From fixed to moving
Currently, London Underground uses a fixed-block system. Traditionally these have been quite long, requiring significant gaps between trains. In 1968, the Victoria became the first line to use a ‘modern’ signalling system – Automatic Train Operation – with shorter blocks. The newer system on the Central line has shorter blocks still, but they remain fixed, whilst the recent Victoria upgrade has resulted in its being compressed even further.
Moving blocks are the answer. Trains will be in constant communication with the system controller which will calculate stopping distances and safety margins, controlling the separation between trains but minimising the gaps to allow them to run more frequently.
Trials are taking place on the Jubilee line. These have progressed so they can now be tested in service, with full implementation later this year. The Northern line will be next, with moving block signalling going in for 2014. This change alone can increase capacity on a line by 20-30%.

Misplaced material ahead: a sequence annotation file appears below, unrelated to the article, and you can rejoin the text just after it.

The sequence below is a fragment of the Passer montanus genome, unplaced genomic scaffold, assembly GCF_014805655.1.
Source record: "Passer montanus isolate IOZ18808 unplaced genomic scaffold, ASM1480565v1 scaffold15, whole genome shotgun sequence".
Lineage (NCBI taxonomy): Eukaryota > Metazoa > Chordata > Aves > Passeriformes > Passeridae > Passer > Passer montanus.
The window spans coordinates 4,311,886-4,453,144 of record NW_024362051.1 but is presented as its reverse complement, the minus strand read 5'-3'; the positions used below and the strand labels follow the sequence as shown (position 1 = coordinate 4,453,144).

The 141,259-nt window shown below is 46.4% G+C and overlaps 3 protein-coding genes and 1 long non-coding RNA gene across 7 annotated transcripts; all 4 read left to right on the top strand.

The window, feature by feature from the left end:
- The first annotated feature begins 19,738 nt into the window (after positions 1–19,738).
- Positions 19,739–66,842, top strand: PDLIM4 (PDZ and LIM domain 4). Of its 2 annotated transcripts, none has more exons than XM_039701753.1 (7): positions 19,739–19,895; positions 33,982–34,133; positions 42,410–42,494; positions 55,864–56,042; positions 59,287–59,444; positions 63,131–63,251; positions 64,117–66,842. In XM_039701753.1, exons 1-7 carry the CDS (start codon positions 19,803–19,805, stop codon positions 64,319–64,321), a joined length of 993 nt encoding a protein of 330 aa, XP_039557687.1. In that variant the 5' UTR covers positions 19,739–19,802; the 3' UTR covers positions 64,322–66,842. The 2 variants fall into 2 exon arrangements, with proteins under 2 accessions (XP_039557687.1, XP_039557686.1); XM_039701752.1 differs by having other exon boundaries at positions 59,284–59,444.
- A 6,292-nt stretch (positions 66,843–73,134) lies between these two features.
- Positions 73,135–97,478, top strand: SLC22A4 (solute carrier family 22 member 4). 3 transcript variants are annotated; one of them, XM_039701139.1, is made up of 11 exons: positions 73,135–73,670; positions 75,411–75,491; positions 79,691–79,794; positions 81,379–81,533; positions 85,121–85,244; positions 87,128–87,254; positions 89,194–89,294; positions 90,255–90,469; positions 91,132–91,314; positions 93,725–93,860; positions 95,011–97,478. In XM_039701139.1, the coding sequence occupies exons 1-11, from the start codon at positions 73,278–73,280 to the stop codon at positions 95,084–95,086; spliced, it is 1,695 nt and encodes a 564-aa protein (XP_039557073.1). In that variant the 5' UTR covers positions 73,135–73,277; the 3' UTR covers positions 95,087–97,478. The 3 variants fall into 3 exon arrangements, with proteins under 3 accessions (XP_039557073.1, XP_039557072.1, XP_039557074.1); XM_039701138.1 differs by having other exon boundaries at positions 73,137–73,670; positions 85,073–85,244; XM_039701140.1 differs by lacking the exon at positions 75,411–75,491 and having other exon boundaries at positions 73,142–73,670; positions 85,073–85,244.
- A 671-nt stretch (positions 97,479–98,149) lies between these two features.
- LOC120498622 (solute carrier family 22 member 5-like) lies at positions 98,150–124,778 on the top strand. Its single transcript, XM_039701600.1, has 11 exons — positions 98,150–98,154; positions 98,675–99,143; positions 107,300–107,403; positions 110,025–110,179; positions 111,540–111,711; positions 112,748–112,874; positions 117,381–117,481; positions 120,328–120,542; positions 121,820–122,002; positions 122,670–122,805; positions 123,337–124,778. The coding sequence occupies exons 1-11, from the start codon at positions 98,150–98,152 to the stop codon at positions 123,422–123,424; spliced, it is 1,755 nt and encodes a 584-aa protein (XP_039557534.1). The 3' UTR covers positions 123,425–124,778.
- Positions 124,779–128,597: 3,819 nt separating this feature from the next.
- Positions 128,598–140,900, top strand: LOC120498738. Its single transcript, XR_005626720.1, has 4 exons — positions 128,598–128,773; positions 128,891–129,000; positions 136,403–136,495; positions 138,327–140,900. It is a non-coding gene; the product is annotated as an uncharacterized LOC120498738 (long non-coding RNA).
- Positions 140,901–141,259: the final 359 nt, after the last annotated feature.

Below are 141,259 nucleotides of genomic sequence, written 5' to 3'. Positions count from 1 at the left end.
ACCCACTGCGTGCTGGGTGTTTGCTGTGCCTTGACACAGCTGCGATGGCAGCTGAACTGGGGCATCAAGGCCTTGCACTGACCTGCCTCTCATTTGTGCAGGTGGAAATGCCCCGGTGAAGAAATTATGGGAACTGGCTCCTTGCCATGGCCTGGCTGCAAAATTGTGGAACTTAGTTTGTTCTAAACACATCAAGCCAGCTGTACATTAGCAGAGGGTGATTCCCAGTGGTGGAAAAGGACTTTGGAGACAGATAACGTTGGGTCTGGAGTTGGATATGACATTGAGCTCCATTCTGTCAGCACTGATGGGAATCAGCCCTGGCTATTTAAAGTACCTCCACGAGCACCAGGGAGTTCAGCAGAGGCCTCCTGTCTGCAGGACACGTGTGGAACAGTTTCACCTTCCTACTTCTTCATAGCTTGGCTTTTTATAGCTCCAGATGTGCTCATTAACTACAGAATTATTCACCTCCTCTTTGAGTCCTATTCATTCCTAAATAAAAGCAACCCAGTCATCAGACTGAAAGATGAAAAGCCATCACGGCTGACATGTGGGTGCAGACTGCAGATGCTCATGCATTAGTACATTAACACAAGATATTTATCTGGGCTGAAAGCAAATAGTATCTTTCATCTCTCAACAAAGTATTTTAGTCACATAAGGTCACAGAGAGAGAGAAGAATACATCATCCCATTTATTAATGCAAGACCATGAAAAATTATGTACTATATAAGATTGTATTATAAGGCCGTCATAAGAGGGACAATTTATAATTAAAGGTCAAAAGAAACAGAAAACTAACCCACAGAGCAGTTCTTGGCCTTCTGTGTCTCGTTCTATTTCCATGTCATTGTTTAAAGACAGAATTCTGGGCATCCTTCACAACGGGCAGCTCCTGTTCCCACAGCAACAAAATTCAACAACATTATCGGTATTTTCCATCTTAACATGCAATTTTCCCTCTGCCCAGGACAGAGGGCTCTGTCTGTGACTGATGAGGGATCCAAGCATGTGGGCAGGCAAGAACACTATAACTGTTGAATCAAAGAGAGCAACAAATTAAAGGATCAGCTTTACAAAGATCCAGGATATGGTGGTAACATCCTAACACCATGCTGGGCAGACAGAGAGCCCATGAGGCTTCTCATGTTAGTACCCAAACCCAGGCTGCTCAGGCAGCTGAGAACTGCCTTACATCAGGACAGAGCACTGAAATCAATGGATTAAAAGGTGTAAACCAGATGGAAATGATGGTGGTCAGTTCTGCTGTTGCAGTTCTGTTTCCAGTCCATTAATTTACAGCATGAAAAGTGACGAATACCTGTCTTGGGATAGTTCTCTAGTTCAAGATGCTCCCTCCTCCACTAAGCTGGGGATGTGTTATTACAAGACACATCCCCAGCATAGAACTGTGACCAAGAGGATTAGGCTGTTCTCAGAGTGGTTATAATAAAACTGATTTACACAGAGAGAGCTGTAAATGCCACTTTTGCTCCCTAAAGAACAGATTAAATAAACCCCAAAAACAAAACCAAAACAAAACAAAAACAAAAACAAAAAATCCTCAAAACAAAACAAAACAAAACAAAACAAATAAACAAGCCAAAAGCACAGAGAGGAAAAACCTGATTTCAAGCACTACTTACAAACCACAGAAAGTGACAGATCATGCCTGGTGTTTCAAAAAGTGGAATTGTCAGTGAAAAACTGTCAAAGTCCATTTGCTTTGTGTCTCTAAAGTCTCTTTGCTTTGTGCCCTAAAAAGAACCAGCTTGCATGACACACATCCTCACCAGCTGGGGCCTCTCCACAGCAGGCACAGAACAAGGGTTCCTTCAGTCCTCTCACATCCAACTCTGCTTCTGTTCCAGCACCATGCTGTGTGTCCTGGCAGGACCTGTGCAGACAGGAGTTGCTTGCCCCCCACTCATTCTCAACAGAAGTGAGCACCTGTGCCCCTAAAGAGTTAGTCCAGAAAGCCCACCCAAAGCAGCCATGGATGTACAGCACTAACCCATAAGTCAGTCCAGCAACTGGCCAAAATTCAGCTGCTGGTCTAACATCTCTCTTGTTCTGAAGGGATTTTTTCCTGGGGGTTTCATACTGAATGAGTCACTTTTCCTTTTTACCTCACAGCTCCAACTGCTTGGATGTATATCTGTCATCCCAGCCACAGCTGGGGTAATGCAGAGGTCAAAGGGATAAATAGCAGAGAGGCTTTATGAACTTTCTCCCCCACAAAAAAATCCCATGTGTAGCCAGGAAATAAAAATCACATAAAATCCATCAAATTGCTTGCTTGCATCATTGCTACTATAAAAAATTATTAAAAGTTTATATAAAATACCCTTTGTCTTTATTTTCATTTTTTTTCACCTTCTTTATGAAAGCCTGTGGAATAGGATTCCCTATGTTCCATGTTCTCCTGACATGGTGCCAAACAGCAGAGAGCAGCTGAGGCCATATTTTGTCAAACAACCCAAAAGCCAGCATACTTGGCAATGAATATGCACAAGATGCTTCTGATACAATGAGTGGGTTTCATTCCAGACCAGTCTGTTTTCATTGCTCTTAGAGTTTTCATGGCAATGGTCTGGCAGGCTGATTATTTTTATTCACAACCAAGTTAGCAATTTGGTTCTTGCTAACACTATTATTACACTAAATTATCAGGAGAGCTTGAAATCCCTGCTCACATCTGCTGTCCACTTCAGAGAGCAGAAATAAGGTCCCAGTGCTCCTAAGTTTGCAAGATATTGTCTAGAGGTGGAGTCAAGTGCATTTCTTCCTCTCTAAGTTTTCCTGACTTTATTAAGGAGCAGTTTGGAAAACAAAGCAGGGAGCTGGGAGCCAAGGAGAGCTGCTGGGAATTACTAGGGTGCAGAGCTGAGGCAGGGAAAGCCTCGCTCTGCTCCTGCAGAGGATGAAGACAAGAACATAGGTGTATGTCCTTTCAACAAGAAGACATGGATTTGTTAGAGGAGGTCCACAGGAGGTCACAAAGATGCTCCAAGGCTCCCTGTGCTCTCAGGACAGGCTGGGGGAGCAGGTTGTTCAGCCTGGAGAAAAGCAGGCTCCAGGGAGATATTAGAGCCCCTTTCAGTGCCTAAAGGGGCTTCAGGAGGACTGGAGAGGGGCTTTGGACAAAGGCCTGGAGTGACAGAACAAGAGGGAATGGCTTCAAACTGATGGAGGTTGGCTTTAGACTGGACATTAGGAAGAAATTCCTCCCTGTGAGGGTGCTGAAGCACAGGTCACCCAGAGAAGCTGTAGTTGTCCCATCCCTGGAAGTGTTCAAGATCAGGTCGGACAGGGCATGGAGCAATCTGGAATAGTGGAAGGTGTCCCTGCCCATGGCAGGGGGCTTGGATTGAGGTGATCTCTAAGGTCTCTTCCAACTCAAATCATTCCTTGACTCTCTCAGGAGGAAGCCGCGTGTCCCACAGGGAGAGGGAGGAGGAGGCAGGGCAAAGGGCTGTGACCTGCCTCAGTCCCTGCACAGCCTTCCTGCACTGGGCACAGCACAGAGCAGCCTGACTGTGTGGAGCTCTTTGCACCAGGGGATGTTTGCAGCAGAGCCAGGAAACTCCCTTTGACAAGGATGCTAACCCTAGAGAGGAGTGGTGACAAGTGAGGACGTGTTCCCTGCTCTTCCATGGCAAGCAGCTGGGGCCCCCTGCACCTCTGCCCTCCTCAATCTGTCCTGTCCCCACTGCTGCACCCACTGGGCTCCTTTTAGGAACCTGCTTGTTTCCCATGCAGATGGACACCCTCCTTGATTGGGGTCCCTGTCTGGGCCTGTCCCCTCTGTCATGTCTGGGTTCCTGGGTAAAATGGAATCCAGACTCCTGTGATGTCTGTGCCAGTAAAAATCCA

Of course, changes can’t be made overnight – David Waboso’s plans go forward to 2030. Although they are subject to change, current thinking is that the Bakerloo will be upgraded in 2017/2019, the Piccadilly 2019/2022, the Central by 2025, the Northern by 2027 and the Jubilee line around 2030. The Victoria, for which the S-stock is still being delivered, will be the last to change.
With the new signalling and EVOs, together with some infrastructure work to remove pinch-points, London’s tube system will be able to run 30 trains an hour on each line in each direction. That’s a train entering the platform every two minutes!
And there are other plans in place covering other aspects of the deep tube. Several new vents will be driven to help remove more of the excess heat. Platforms are to be ‘humped’ at some locations to improve disabled access. Farringdon, Tottenham Court Road, Victoria and King’s Cross stations will be remodelled to benefit passenger flows. But the most obvious change will be those new EVO trains – more of a rEVOlution than an EVOlution.